Victory Flag over Reichstag, Berlin. Evgenii Anan’evich Khaldei, Berlin, 1945. Gelatin silver print. 17–1/4 x 23–5/8. (Gift of the Union of Journalists of the USSR, through the Embassy of the USSR, 1991.24.5, in the Collection of The Corcoran Gallery of Art, Washington, D.C.)

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Khaldei, Evgenii Anan’evich

(1917–1997), Soviet photojournalist. Among a small number of photographers whose images have become iconic representations of key moments in Soviet history, Khaldei remains less well-known than his works. His photograph of Russian soldiers raising the Soviet flag above a burning Reichstag has been reproduced countless times, though for many years his name was not attached to it. His photographs of the Nuremberg Trials, of Churchill, Truman, and Stalin at Potsdam, and of the progress of the war from Murmansk to the south of Russia and throughout Eastern Europe were widely reproduced. Khaldei’s photographs are remarkable for their aching beauty (a cityscape of Nuremberg, destroyed; a lone reindeer against a night sky filled with warplanes) and their appreciation of human endurance. While Khaldei also photographed Jews in Budapest during World War II, Soviet censorship prevented their exhibition until recently.

Khaldei was born in Iuzovka (later Donetsk), Ukraine. As a young man, he was accepted into a professional course in Moscow, where he studied under master photographers Semen Fridliand, Arkadii Shaikhet and Max Alpert, all, like him, talented Jews who took advantage of the mobility afforded by the early Soviet state. His prewar photographs reflect the then-dominant constructivist style both in their formal qualities and in their subjects, primarily factories and heroic laborers.

During World War II Khaldei was a staff photographer for TASS, the government press agency. The loosening of ideological restraints during the war gave Khaldei a great deal of freedom, including the freedom to photograph people in their private moments of suffering or idleness. He also photographed world and military leaders. After the war he photographed the Nuremberg Trials, where he had a public confrontation with Hermann Göring, whom he hated and photographed obsessively.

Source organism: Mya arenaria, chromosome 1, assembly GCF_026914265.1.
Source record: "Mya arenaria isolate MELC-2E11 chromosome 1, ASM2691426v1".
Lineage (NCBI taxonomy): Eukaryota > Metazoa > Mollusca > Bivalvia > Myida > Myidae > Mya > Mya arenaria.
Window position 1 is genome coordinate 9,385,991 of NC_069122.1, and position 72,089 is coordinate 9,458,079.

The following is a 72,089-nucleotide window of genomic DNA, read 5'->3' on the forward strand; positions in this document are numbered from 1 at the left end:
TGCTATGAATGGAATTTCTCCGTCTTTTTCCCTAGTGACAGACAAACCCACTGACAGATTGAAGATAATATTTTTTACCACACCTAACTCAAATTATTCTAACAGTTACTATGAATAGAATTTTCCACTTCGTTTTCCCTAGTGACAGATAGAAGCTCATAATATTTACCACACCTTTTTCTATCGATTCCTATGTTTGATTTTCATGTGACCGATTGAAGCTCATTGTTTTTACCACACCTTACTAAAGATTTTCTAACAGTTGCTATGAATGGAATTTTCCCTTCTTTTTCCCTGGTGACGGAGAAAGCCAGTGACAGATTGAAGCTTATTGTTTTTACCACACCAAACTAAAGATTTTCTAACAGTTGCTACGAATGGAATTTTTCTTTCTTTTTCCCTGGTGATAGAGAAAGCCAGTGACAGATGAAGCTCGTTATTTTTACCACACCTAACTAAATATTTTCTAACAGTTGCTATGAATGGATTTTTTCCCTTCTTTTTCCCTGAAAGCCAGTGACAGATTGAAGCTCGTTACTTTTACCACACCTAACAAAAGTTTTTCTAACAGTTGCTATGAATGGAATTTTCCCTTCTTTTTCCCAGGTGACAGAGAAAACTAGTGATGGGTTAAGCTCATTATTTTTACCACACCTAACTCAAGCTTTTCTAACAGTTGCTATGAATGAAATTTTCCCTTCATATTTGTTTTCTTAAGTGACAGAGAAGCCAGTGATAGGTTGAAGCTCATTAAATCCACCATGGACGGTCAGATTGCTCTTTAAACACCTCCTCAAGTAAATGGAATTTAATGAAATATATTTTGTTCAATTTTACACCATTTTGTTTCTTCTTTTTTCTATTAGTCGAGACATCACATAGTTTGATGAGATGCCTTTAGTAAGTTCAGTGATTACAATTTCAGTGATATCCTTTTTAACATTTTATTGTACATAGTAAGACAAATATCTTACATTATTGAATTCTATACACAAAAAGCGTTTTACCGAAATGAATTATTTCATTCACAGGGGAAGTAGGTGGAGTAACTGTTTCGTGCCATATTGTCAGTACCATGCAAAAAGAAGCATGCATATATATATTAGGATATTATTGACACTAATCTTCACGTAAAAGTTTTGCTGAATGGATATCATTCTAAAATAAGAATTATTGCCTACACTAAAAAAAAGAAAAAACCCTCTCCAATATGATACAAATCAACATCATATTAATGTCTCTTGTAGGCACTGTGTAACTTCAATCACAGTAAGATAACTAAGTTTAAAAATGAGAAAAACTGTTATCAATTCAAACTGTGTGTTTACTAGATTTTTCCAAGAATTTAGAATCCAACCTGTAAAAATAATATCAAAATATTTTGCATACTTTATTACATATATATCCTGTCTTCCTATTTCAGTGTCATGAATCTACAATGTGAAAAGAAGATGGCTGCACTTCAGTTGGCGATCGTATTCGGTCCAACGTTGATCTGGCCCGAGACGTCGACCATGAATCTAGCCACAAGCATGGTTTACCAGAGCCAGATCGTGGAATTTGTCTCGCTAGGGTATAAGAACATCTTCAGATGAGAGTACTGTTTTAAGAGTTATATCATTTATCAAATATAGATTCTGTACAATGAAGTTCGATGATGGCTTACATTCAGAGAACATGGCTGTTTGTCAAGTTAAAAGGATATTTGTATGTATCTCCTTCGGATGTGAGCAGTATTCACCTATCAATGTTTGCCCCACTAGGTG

In 1948, in the midst of the government’s “anticosmopolitism” campaign, aimed largely at Jews in positions of influence, Khaldei lost his job. He never resumed his former stature. While most of his postwar photographs are advertisements for the Soviet way of life, some, like his portraits of the poet Anna Akhmatova and the composer Dmitri Shostakovich, reveal their subjects’ inner lives.

Khaldei’s career may be said to follow a classic Soviet Jewish trajectory, in that it moved forward to the extent that the state embraced the upward mobility of Jews and trusted their loyalty. His own Jewish sympathies remained private. His photographs of Jews in Budapest during the war were not accepted for publication. Fifty years after the war ended, Khaldei had his first European exhibition, in Berlin, and received a medal from the French Ministry of Culture. An exhibition at Colgate University in 1995 was followed by retrospectives at the Jewish Museums of New York and San Francisco, and at New York’s Leica Gallery.

Suggested Reading

Evgenii Khaldei, Ot Murmanska do Berlina, 2nd ed. (Murmansk, 1984); Alexander Nakhimovsky and Alice Nakhimovsky, Witness to History: The Photographs of Yevgeny Khaldei (New York, 1997).